Volunteer students at Hoan Kiem Lake in Hanoi have learned, like the adventurous students in Can Tho in the Mekong Delta, that by helping tourists find their way, they are also expanding their own knowledge. Thuy Dung reports.
Hanoi students discover the joy of helping
It is late afternoon in Ngoc Son Temple, but Hoang Minh Chau has no time to break for tea. To every single tourist passing by, she says loudly, “Hello, we are here to help tourists. If you have any questions, don’t hesitate to ask. It’s free.”
She is a core member of a group known as “Ask me anything”, one of the latest offering free guidance to tourists. During weekends, the group members gather at the entrance of Ngoc Son Temple on Hoan Kiem Lake and hold a white board with a message, “We are here to help you with directions, places, history and culture. We speak English, Dutch, French and Japanese.”
The concept of a city tour where there is no set charge is becoming increasingly popular in Hanoi. Similar services were casually set up in Can Tho in the Mekong Delta many years ago and is credited with helping many students there speak good English. An increase in budget travel, the growth of exotic voyages and the ease of word-of-mouth Internet marketing is helping drive this trend.
But rather than showing the tourists around the city as most volunteer groups do – such as Hanoi Kids, Hanoi Free Walking Tours and Hanoi Free Tour Guides – members of “Ask me anything” stay at one spot.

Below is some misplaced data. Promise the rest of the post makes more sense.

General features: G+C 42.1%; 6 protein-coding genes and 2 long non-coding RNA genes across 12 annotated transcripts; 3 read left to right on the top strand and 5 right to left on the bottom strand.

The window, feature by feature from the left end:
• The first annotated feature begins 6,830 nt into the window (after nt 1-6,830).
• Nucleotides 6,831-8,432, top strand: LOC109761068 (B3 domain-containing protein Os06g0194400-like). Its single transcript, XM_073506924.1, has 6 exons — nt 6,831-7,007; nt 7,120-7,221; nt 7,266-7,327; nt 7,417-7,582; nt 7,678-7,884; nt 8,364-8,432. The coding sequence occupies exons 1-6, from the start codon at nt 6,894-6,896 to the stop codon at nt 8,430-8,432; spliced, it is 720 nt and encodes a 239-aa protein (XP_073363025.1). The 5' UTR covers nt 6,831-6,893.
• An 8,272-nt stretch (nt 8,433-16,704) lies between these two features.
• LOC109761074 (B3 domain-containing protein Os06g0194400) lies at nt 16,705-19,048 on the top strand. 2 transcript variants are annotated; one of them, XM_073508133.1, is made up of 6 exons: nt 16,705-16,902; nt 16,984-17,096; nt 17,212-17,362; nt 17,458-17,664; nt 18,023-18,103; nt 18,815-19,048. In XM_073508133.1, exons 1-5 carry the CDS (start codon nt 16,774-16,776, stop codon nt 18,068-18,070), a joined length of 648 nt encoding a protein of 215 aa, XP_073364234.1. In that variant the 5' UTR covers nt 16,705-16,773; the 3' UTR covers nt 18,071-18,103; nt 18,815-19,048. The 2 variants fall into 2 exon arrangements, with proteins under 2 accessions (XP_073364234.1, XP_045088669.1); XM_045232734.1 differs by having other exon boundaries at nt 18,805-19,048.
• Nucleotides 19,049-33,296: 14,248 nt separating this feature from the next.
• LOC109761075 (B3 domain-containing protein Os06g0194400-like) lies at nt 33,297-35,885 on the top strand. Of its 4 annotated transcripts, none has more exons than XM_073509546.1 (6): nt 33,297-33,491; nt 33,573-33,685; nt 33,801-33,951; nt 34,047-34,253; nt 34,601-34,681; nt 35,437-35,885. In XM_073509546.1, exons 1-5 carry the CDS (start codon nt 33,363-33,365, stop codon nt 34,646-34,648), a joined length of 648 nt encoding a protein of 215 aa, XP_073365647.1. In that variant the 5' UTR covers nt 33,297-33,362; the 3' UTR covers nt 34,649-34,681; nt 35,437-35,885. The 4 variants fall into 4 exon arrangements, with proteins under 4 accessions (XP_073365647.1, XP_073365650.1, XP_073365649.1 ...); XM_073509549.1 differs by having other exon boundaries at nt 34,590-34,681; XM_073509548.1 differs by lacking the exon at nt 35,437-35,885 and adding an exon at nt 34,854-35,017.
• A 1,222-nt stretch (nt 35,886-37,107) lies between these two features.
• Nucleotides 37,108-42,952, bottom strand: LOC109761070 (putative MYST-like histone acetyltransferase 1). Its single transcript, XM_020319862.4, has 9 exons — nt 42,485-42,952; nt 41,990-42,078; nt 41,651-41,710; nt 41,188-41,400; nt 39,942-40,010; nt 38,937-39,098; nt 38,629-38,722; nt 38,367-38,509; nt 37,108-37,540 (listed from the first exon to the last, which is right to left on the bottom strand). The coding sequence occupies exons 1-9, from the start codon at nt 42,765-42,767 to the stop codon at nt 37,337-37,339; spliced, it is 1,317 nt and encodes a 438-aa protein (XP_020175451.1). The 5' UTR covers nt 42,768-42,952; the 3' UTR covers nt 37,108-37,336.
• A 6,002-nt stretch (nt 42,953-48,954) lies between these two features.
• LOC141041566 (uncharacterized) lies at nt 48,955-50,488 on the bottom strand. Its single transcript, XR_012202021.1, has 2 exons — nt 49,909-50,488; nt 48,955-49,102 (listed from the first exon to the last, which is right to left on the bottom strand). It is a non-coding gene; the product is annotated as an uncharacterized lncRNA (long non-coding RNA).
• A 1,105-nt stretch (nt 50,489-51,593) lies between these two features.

Set up in April, 2015, the group quickly drew a large amount of young students who were keen on cultural exchanges, improving their English or even on becoming a tour guide. There are no pre-required tests, and no standards or pressures to become a member. “To register for membership, people just need to fill a form that has five basic questions,” Chau said.
The group’s founder, Tran Tien, wants to find a new way to link tourists and local people, based on mutual needs.
“A lot of young students, whom we call ‘foreign hunters’, wander around Hoan Kiem Lake looking for tourists to talk to and practise their English. However, not many foreigners feel comfortable with that. Instead, we chose to stay in one spot. People come to us if they have any questions,” she said.
Although guides are free of charge, it isn’t free of challenges.
Chau said it was difficult to maintain a steady amount of members when most volunteers had different schedules.
“After five months, the number of members who show up regularly is not as many as it was earlier. Some of them are busy with study or work,” she said.
Even though Ngoc Son Temple is one of the places most frequently-visited by first-time visitors to Ha Noi, there are times when few people approach asking for help.
“A handful of visitors think they have to pay and some even doubt the answers they receive,” Chau said. She said one tourist was astonished when members said the information provided was free of charge.
Even in the heat of the day, Chau never forgets to smile and speak in a charming voice to all the tourists passing by, even if some just ignore her, smile or shake their heads.
“Lots of Vietnamese people stare at the team as if there’s something wrong with us,” Chau said. “They probably think we have too much free time to do this sort of thing.”